2024 Election, Columnists, Mike Rosen, National, Politics, Uncategorized

Rosen: Trump, GOP must build a winning coalition

Assuming he survives the storm of Democrat lawfare in the courts, Donald Trump will be the Republican nominee for president in November.  I’ve been asked if I’d vote for him.  Practically speaking, my presidential vote won’t matter in Colorado given its domination by Democrats and left-leaning independents in statewide elections.  Trump lost here in 2016 and 2020 and will almost certainly lose in 2024.

Nonetheless, I’ll vote for him again, if only symbolically, as I have in the past.  Minor party candidates and write-ins are irrelevant.  I certainly won’t vote for Biden or any Democrat  anywhere since I flatly oppose their party’s coalition and progressive political agenda.  When Trump announced his 2024 candidacy I didn’t believe he was electable which is why I preferred some other candidates for the GOP nomination.

Since then, his electoral prospects have greatly improved.  Biden’s utter failure as president and decline in mind and body have overshadowed Trump’s shortcomings for many voters.  On top of that, the Democrats’ anti-Trump lawfare strategy has backfired.  Its overkill triggered a major Trump comeback reinvigorating his core and adding to his support nationwide.   The failure of his economic policies, his illegal immigration crisis, feckless foreign policy, degradation of our military, out of control government spending, our spiraling national debt, and lawlessness and disorder across the nation are reflected in Biden’s plummeting poll numbers.  A mounting tide of Americans hold him and Democrats accountable.

The Biden campaign can’t run on his record and can only try to disguise it.  So, it’ll be anti-Trump on steroids.  They’ll harp on Jan 6 with hysterical claims of an “insurrection,” that had no intent or means to overthrow the government or ability to overturn the election.  They’ll scare monger the abortion issue. But Trump isn’t an anti-abortion extremist and ought to be able to take the reasonable middle-ground on this during the campaign.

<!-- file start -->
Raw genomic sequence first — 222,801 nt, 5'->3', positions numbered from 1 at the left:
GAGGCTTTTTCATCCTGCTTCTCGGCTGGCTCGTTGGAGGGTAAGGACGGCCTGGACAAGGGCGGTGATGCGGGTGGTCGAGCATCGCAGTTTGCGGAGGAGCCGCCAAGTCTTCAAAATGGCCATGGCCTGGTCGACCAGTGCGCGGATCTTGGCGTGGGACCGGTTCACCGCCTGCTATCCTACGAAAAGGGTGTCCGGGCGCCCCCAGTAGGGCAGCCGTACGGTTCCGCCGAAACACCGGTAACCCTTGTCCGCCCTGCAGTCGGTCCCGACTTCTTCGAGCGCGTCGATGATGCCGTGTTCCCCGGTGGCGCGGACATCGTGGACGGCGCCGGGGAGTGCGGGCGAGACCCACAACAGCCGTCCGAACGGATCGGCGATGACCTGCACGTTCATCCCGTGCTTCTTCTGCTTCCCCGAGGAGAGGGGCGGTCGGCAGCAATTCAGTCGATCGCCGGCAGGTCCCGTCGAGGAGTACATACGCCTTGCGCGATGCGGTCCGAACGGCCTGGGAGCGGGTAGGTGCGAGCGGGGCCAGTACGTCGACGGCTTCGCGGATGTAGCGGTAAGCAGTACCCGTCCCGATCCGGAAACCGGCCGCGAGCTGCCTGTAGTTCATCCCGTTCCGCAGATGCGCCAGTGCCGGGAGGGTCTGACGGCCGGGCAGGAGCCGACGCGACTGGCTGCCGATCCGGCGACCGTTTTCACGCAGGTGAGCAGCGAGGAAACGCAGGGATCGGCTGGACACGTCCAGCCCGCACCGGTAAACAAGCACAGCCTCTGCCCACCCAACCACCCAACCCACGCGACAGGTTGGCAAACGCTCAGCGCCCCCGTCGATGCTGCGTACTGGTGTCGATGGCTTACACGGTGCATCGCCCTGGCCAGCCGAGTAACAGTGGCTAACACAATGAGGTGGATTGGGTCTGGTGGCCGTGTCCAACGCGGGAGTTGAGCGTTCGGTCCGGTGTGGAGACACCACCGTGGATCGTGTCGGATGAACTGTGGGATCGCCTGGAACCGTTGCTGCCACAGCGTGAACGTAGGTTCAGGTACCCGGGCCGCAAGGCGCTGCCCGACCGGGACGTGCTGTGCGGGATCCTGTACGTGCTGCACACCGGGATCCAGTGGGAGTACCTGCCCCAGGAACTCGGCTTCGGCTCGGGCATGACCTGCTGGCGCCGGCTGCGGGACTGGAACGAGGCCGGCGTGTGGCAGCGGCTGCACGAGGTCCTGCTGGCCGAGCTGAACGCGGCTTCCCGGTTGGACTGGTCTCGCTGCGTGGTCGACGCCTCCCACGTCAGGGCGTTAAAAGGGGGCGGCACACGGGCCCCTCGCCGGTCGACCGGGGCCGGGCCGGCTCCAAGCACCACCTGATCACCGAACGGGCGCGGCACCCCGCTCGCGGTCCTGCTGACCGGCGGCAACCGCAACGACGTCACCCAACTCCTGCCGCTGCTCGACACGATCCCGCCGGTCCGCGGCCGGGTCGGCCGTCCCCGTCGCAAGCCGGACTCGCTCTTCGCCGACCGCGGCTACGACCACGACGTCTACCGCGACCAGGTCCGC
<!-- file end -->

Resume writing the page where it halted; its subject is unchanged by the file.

Biden’s biggest advantage is the Democrat electoral coalition of labor unions, government workers, academics, most minorities, “marginalized” identity groups, liberal media, greenies, leftist activists, etc. which is more organized and united than Republicans.  To win, Trump must expand his appeal.  His Trumpist core alone is simply not large enough to elect him.  Their enthusiasm counts for only one vote apiece.

Trump’s sometime vicious and typically petty attacks on GOP rivals helped him win the nomination but haven’t paved the way to party unity.  He can’t win without that.  With the nomination in hand, he must change his strategy and tactics.  If he wants to win, it’s in his interest to do that — if he’s capable of it.  That means reaching out to moderate independents and making peace with the party’s mainstream.  Everyone who disagrees with you isn’t a RINO!  Drop that from your repertoire.  And don’t imagine that every audience you address is like the adoring crowds who turn out for your rallies.  You’ve already locked up the nomination.  Alter your tune and tone occasionally to broaden your appeal.  Your core will understand, they won’t desert you.

For its part, the Republican mainstream needs to make peace with Trump.  If either camp refuses to do that, Biden wins.  This can’t happen.  The stakes are too high.   It’s not unprecedented for political campaign rivals of the same party who’ve attacked each other to bury the hatchet, kiss and make up.  Principles are a good thing, but politics is about compromising when principles, policy and personalities conflict in order to empower your side to win an election and govern — which is the ultimate goal of politics.

If the U.S. and its World War II allies could join forces with Stalin and the Soviet Union to defeat a common enemy, right-wing, right-center, and centrist Republicans (there are no left-wingers) along with swing-voting independents can unite to elect Trump.  And, even better, elect enough Republicans to give the party a congressional majority so that we can break the gridlock and make substantial changes to reverse the Democrat-driven decline of the nation.  Maybe even Make America Great Again.

I’m not an impractical Never Trumper, but neither am I a Trump worshipper like his avid core for whom he can do no wrong.  It’s possible President Trump 2.0 can refine his style and improve his effectiveness but even if not, it’s absolutely certain that Biden or any Democrat president and the party’s agenda will push us further down the road to ruin.

All of this assumes Biden will be on the ballot in November, which based on his health and mental state is no certainty.  Many Democrat power brokers would like to replace him with a more electable nominee (certainly not Kamala).  That could change everything.

Longtime KOA radio talk host and columnist for the Denver Post and Rocky Mountain News Mike Rosen now writes for CompleteColorado.com.


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